8 posted on 07/26/2004 9:17:57 AM PDT by visualops
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To: job

Mandrake 10 or 9 are easy installs - and as always redhat. Most of the other distros are derivatives of redhat. I just got RH ES - ill be installing that this weekend.

Download the boot cd from mandrake and check out it out with out installing it


9 posted on 07/26/2004 9:19:39 AM PDT by ezoeni
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To: job

It works great and is solid. But like Apple, don't expect to find a lot of software, and you may also have problems finding all the drivers to make your equipment compatible. It is a very slow drip from the technology faucets...


12 posted on 07/26/2004 9:23:51 AM PDT by TommyDale ("We're going to take things away from you on behalf of the common good." --Hillary Clinton)
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To: job

Don't use it on your primary home system unless (a) you know what you're doing (b) you have a lot of time for twiddling.

I've used it off-and-on as dual-boot (and VMWare) for years, because there are a lot of good technical network tools.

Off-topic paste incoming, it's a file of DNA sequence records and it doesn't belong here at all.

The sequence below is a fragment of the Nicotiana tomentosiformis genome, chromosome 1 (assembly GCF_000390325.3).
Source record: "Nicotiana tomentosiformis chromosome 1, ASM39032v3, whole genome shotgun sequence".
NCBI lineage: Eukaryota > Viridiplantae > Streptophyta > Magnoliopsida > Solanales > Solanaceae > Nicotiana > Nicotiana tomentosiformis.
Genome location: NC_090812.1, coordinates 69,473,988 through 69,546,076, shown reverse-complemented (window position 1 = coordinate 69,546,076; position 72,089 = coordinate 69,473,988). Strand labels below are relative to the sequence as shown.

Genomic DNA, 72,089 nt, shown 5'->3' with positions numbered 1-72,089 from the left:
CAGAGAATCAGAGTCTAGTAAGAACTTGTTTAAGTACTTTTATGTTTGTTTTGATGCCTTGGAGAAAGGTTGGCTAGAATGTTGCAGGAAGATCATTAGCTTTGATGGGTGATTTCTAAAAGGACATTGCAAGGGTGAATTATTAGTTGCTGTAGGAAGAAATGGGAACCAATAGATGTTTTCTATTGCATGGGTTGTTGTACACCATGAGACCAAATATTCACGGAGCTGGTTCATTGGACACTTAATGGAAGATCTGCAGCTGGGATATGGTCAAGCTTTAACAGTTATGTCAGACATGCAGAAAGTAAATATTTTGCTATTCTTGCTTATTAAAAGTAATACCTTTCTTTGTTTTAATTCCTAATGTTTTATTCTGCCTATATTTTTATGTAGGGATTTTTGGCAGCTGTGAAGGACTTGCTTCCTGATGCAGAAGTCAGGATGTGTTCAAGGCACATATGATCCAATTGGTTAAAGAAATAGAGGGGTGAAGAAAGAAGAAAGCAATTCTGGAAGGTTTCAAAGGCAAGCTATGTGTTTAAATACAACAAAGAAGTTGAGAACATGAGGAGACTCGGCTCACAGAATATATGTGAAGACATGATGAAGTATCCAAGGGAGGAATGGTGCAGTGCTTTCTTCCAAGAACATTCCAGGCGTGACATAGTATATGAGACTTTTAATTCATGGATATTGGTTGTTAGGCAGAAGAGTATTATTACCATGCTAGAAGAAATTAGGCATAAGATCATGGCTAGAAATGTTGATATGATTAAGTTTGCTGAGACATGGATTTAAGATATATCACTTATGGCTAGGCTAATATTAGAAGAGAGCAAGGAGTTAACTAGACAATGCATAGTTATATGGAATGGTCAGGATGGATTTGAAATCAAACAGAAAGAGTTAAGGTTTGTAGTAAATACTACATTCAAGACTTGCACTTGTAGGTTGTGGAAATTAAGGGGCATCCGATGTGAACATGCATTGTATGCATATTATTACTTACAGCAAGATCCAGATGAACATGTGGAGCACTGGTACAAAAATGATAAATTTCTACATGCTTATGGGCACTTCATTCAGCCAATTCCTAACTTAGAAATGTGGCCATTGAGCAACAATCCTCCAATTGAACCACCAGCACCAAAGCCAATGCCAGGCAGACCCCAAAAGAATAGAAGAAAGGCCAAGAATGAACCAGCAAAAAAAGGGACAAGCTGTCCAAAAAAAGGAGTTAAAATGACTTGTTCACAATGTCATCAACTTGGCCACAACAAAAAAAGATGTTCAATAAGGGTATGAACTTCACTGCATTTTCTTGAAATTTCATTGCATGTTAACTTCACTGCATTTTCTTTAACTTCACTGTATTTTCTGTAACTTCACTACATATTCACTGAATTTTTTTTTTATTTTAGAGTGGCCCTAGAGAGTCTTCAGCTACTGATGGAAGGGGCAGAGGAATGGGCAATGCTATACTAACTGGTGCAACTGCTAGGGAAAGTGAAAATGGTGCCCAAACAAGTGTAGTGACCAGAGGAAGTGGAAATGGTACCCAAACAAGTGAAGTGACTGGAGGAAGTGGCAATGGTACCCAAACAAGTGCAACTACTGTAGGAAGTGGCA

But for day-to-day home use you might best stick to Windoze.

Or run it on a second home system if you're just getting up to speed on Linux (one of its virtues is that it's less demanding than Windoze, so you can run it on cheaper, secondhand gear).


13 posted on 07/26/2004 9:26:06 AM PDT by angkor
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To: job
Your best bet is to start off with Knoppix, which boots from CD and automatically detects and configures hardware.

You don't actually install it to your hard drive, though you can if you decide you like it.

Knoppix finds and installs hardware modems, but does not work with Winmodems. If you have broadband, it should find your network card without a problem.